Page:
A New Zealand import, Sutton has done it again with a construction themed storytime gem. This one is a guessing game infused with the most wonderful made-up sounds. The big colourful pages are icing on the cake. This one will be much demanded after storytime by your toddlers and preschoolers.
Dot, Stripe, Squiggle by Sarah Tuttle; illustrated by Miriam Nerlove
Sometimes you have to get creative with your babytime picks. This board book stood out to me because it was a little larger than most and it had to do with patterns. Before I read this one I had caregivers practice making each pattern on their baby’s stomach or back or hand. Then as we read we said the words together and did the motion. It was a great chance to show caregivers how to interact with their babies as they read.
Everybunny Count! by Ellie Sandall
This is Sandall’s third year on my list so it’s safe to say she’s a storytime star. In this sequel to Everbunny Dance!, the focus is on play and friendship. With toddlers and preschoolers we pause on each page to count with the bunnies. Cute and interactive!
Every Color Soup by Jorey Hurley
Toddler storytime gold, right here folks. Bright pictures with few words fill this recipe book. Spend time naming colours and counting the ingredients. Sneak in an early literacy tip about all the opportunities to do math while cooking with your little one.
Go Fish! by Tammi Sauer; illustrated by Zoe Waring
Sauer and Waring made my list last year too and their Goose and friends are back for a fishy tale. When I read this with a mixed group of toddlers and preschoolers we pretended to throw our cast out as I read. We imagined if we caught anything and compared it to the characters in the book. There’s sparse text which leaves time to talk with your storytimers as you read. Underlying it all is a subtle message about pollution which you can choose to point out or not.
A Good Day for Ducks by Jane Whittingham; illustrated by Noel Tuazon
My colleague and fellow children’s librarian Jane is back with another storytime hit. Made for the Pacific Northwest crowd, this one features a fun-filled rainy day. The simple plot makes it great for wiggly toddlers and the rhythmic text keeps the story chugging along. Keep this one on hand all throughout the fall and winter!
Goodnight, Mr. Panda by Steve Antony
Panda is back and better than ever. Perfect for pajama storytimes, Mr. Panda reminds all his friends of the things they need to do before going to sleep. Practice your voices before reading this one aloud to distinguish between animals. Great for toddlers though preschoolers will get more of the humour.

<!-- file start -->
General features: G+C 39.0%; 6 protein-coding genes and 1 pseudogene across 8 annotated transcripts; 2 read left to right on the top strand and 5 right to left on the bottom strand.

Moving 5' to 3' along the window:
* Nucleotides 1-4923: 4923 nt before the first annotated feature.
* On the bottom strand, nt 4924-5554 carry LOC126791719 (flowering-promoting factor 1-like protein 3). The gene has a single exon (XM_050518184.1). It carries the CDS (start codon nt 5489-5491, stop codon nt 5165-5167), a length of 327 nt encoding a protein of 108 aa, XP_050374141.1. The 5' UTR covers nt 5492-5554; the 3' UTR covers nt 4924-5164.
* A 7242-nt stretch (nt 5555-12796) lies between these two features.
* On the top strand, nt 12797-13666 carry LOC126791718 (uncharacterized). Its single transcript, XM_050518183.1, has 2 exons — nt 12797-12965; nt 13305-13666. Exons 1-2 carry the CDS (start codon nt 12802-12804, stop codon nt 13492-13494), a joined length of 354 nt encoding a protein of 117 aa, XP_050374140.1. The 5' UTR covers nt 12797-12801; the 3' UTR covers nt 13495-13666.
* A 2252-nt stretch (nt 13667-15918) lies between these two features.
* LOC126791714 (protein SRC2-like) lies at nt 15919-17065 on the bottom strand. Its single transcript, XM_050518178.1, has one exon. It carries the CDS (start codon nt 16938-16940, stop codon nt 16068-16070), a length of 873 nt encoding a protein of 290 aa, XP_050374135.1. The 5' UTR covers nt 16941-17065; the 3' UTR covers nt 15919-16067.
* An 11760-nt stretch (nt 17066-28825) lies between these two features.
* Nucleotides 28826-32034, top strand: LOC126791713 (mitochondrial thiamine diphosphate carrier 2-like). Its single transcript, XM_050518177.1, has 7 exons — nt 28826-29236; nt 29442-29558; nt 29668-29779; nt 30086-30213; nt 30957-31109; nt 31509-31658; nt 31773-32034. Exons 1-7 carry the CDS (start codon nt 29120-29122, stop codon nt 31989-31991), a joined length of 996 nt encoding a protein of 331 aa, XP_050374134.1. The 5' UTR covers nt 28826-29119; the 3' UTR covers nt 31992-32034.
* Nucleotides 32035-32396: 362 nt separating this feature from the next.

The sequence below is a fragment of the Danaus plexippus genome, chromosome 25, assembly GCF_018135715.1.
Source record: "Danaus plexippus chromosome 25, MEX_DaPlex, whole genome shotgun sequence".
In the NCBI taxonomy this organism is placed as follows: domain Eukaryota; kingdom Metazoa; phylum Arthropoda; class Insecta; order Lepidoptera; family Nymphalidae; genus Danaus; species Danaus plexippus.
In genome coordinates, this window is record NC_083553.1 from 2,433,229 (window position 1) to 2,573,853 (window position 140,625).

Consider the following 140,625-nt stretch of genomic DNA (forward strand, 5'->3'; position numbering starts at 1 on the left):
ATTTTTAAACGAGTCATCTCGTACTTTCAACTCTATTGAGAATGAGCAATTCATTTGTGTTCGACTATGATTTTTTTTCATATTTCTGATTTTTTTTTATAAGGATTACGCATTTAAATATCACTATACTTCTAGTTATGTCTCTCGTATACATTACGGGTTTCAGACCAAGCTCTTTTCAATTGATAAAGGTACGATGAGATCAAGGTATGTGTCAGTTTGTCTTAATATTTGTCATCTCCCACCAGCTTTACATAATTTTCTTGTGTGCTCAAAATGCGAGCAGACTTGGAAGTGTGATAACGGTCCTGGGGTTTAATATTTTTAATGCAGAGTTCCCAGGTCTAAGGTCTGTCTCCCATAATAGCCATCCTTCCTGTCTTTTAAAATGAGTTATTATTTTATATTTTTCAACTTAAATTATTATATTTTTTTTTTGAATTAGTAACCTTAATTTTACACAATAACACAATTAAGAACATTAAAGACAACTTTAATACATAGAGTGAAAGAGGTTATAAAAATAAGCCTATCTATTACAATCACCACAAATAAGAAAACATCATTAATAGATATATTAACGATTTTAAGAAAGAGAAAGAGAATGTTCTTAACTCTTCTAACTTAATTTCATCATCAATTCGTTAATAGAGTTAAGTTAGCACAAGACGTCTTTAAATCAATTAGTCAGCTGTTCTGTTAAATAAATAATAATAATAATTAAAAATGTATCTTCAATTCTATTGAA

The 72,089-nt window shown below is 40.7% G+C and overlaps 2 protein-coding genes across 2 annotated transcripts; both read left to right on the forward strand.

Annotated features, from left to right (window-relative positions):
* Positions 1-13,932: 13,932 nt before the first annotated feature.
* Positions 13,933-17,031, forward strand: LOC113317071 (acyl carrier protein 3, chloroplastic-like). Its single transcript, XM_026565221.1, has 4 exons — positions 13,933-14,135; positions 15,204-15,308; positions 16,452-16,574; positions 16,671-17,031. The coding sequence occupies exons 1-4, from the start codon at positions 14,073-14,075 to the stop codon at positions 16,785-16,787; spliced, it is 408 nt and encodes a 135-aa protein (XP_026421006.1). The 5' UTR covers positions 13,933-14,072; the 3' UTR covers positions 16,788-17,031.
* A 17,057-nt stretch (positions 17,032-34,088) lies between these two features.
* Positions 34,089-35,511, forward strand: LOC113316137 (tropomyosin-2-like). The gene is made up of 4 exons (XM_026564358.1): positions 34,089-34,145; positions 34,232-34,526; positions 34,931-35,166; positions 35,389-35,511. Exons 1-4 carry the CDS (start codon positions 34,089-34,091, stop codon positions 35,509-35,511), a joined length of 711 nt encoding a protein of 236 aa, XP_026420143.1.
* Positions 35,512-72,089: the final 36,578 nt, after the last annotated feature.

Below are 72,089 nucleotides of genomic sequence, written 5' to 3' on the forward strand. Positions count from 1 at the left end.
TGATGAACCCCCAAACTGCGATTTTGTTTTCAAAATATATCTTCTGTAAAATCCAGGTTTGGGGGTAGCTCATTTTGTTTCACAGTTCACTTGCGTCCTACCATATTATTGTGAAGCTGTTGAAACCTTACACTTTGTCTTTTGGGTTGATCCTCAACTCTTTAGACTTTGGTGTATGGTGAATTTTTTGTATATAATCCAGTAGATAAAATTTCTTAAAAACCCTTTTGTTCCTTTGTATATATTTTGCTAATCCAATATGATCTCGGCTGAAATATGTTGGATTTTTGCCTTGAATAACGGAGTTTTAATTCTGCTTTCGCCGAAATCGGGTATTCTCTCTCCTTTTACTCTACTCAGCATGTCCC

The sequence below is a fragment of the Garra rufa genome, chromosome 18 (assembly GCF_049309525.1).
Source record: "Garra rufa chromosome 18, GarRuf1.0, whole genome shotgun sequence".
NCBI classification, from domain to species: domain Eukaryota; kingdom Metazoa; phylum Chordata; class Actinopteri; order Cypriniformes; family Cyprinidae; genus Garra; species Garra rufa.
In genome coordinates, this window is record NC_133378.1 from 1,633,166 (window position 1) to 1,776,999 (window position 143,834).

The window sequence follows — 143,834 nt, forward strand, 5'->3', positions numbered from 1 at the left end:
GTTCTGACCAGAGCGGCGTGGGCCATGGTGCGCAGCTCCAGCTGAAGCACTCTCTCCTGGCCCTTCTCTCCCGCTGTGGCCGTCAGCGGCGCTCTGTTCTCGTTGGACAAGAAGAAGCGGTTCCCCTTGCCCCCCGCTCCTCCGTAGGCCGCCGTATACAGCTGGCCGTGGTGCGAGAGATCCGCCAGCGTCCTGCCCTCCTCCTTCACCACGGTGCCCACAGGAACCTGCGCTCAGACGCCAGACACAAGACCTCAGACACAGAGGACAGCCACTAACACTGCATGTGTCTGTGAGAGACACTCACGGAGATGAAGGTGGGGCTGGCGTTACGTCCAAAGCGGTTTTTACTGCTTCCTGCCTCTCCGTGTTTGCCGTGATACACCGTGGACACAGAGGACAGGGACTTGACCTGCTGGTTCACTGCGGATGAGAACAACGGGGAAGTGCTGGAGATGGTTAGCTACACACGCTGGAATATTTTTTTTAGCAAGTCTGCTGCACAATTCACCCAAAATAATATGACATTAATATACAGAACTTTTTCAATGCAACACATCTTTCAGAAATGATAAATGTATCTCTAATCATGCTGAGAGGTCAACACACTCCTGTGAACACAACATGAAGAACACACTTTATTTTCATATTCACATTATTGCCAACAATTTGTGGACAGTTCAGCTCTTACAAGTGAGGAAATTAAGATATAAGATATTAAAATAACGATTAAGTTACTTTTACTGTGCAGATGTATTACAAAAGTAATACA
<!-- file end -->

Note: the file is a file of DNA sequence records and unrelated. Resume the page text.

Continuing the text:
Grumpy Monkey by Suzanne Lang; illustrated by Max Lang
I sent this book in with my niece for her teacher to read aloud to their Grade 2 class. Sometimes you just feel grumpy and that’s okay! A great jumping off point for discussions around feelings and social emotional learning. Plus, that monkey is pretty darn cute despite being in a bad mood.
Hello Hello by Brendan Wenzel
Another animal-filled stunner from Wenzel. The short poetry-like text can be read through quickly for wiggly toddlers, or you can spend time finding the traits each animal set has in common with preschoolers and school-age kids. Wenzel provides a perfect jumping off point for further discussions about wildlife and conservation.
If I Had a Horse by Gianna Marino
In this beautifully illustrated imaginative work, a young girl hypothesizes about having a horse. The short, crisp sentences make it perfect for toddlers though preschoolers will engage more with questions about their own imagination. A perfect book for encouraging the early literacy practice of play.
It’s a Little Baby by Julia Donaldson; illustrated by Rebecca Cobb
If you’ve got a small babytime group, definitely grab this interactive board book. It comes with a tune that you can sing while you read and flaps you can lift. I had a couple parents ask for it at the end of storytime which is always a sign of success.
I’ve Got Eyes: Exceptional Eyes of the Animal World by Julie Murphy; illustrated by Hannah Tolson
A non-fiction title that centers on the specific characteristic of animals eyes. The illustrations are bright and bold and the information is presented clearly. Each spread features an animal and how their eyes help them survive and thrive. Perfect for grades K – 2, but preschoolers will also enjoy learning about this body part. You can stop at any page too if they get restless.
Kat Writes a Song by Greg Foley
This book first caught my attention when I saw it on the 2018 CLEL Bell Awards shortlists. It absolutely highlights the early literacy practice of singing and exemplifies the power of song to brighten the mood. Use it with preschoolers and encourage them to make up their own songs to make themselves and others feel happy.